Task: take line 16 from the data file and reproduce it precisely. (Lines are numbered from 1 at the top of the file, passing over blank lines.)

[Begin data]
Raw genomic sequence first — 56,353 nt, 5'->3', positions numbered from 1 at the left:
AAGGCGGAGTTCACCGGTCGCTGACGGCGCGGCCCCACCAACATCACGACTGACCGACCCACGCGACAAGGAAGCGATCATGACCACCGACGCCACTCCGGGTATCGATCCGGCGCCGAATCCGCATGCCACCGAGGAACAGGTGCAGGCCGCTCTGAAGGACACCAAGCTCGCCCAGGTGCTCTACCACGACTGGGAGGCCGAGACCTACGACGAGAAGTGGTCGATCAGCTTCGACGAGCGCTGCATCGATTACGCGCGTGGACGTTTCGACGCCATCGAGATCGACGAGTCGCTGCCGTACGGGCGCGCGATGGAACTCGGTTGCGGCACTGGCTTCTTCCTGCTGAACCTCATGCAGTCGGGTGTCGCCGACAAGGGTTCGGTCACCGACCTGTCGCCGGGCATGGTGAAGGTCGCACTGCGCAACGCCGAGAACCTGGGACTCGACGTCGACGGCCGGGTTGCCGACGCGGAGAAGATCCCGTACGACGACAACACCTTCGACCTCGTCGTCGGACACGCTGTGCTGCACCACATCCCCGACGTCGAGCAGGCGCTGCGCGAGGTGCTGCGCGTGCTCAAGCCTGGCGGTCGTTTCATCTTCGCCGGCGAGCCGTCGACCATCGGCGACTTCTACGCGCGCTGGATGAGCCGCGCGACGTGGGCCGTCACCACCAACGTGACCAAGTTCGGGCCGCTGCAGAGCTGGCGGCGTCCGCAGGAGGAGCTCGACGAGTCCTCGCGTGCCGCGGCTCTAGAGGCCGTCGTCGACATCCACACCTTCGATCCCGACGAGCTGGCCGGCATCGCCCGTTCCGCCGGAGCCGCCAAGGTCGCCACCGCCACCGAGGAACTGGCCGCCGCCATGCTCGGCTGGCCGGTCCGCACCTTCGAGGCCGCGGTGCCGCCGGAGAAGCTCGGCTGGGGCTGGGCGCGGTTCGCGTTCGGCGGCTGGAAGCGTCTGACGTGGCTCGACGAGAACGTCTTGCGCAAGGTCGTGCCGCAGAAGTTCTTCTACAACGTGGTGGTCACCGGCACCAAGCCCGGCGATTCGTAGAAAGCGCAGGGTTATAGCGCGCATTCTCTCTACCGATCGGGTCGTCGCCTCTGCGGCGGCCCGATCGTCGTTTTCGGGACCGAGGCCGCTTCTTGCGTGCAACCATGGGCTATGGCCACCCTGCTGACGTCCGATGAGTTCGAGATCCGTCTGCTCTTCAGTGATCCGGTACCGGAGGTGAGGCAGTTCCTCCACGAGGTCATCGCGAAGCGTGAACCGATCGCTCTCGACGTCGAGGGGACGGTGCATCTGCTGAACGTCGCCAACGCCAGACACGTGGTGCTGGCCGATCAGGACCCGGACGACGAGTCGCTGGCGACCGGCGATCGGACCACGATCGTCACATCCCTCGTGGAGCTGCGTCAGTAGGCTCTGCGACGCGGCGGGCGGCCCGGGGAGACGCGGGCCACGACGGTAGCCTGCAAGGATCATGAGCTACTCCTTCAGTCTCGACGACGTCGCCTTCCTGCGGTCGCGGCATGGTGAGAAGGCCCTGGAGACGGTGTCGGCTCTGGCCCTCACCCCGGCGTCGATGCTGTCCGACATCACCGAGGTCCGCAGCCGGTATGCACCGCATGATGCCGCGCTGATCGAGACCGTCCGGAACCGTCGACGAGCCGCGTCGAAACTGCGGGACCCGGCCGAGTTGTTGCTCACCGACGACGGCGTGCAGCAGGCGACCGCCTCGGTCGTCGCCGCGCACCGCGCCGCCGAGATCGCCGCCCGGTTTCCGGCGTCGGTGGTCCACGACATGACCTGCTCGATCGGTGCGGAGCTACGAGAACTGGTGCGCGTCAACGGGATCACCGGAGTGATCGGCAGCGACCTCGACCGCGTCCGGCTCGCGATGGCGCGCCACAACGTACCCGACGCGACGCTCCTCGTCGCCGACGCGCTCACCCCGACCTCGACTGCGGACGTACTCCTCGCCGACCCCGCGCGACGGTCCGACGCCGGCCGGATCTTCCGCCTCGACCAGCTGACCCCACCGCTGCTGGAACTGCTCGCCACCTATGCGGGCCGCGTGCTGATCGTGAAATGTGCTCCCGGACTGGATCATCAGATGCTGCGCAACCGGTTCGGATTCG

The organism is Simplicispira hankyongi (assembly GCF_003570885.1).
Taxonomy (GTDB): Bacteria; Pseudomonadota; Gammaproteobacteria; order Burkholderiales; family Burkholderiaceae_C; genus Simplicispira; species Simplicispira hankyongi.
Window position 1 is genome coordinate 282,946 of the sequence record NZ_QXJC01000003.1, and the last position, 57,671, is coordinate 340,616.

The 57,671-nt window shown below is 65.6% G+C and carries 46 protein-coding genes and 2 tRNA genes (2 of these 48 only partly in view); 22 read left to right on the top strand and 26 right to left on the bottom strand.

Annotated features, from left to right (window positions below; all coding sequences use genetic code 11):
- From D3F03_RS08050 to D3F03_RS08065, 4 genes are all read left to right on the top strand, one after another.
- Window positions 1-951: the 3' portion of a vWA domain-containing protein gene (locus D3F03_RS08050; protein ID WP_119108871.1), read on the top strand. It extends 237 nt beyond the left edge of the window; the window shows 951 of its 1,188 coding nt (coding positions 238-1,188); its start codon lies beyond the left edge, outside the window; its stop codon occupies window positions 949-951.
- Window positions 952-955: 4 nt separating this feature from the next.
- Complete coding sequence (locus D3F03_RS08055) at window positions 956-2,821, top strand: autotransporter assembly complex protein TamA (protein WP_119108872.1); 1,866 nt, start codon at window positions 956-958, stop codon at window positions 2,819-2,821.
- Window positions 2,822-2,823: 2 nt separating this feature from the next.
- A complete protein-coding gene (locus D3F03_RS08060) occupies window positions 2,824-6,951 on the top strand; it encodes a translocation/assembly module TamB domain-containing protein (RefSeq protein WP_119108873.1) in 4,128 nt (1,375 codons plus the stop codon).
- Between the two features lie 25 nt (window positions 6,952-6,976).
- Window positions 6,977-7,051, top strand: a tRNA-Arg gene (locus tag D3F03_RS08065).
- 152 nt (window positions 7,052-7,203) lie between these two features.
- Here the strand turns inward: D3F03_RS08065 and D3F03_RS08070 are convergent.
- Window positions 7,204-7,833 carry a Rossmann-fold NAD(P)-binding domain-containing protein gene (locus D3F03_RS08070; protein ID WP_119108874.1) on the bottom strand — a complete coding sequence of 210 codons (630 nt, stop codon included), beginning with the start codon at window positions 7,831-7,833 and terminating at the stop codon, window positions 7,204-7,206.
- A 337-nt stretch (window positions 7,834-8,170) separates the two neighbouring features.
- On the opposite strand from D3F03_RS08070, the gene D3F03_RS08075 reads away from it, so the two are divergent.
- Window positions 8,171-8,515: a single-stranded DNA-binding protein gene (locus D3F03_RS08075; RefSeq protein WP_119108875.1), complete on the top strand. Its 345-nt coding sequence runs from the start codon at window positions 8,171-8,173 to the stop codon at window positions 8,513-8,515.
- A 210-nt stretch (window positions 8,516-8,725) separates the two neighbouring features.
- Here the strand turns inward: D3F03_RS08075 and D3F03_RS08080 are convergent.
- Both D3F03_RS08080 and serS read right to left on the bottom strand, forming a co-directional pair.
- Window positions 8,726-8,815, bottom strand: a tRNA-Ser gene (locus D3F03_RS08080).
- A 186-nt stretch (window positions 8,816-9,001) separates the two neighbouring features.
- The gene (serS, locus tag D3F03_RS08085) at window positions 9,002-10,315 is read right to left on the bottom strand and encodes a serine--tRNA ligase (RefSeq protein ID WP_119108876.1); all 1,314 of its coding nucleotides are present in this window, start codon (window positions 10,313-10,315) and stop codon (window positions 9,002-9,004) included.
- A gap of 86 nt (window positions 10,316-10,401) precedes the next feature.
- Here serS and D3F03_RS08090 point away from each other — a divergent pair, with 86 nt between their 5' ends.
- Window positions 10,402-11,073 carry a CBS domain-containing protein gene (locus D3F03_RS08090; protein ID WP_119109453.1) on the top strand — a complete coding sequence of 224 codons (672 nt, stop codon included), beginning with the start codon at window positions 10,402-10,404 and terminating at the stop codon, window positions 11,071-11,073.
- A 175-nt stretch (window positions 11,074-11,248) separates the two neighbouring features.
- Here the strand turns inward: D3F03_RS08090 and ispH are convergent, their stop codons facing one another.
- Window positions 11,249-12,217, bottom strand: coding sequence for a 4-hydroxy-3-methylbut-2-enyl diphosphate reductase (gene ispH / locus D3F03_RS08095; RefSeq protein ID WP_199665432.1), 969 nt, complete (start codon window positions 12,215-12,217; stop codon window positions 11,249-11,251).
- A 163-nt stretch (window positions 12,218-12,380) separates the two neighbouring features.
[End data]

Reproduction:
- 152 nt (window positions 7,052-7,203) lie between these two features.